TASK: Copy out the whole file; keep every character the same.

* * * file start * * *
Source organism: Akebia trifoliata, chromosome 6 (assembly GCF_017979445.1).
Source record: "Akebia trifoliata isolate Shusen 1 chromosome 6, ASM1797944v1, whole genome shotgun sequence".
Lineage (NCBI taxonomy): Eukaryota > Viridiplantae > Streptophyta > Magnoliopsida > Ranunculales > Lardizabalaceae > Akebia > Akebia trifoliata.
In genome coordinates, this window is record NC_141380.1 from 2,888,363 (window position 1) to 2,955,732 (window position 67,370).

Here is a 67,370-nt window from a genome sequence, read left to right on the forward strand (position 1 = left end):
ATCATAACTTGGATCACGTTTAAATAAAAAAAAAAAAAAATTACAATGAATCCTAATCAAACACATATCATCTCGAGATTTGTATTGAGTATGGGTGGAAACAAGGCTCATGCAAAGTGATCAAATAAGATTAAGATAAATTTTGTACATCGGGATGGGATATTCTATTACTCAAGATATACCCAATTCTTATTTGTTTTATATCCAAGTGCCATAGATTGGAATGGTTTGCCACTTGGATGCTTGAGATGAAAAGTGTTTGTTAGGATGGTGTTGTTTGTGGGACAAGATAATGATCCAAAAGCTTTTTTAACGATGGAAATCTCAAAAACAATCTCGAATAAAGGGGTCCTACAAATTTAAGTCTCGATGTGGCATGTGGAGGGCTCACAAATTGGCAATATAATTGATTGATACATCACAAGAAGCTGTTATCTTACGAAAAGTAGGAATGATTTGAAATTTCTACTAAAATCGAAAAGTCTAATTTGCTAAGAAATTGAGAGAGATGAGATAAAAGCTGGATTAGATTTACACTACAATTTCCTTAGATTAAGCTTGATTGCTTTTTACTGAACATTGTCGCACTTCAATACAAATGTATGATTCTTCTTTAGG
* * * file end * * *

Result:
Source organism: Akebia trifoliata, chromosome 6 (assembly GCF_017979445.1).
Source record: "Akebia trifoliata isolate Shusen 1 chromosome 6, ASM1797944v1, whole genome shotgun sequence".
Lineage (NCBI taxonomy): Eukaryota > Viridiplantae > Streptophyta > Magnoliopsida > Ranunculales > Lardizabalaceae > Akebia > Akebia trifoliata.
In genome coordinates, this window is record NC_141380.1 from 2,888,363 (window position 1) to 2,955,732 (window position 67,370).

Here is a 67,370-nt window from a genome sequence, read left to right on the forward strand (position 1 = left end):
ATCATAACTTGGATCACGTTTAAATAAAAAAAAAAAAAAATTACAATGAATCCTAATCAAACACATATCATCTCGAGATTTGTATTGAGTATGGGTGGAAACAAGGCTCATGCAAAGTGATCAAATAAGATTAAGATAAATTTTGTACATCGGGATGGGATATTCTATTACTCAAGATATACCCAATTCTTATTTGTTTTATATCCAAGTGCCATAGATTGGAATGGTTTGCCACTTGGATGCTTGAGATGAAAAGTGTTTGTTAGGATGGTGTTGTTTGTGGGACAAGATAATGATCCAAAAGCTTTTTTAACGATGGAAATCTCAAAAACAATCTCGAATAAAGGGGTCCTACAAATTTAAGTCTCGATGTGGCATGTGGAGGGCTCACAAATTGGCAATATAATTGATTGATACATCACAAGAAGCTGTTATCTTACGAAAAGTAGGAATGATTTGAAATTTCTACTAAAATCGAAAAGTCTAATTTGCTAAGAAATTGAGAGAGATGAGATAAAAGCTGGATTAGATTTACACTACAATTTCCTTAGATTAAGCTTGATTGCTTTTTACTGAACATTGTCGCACTTCAATACAAATGTATGATTCTTCTTTAGG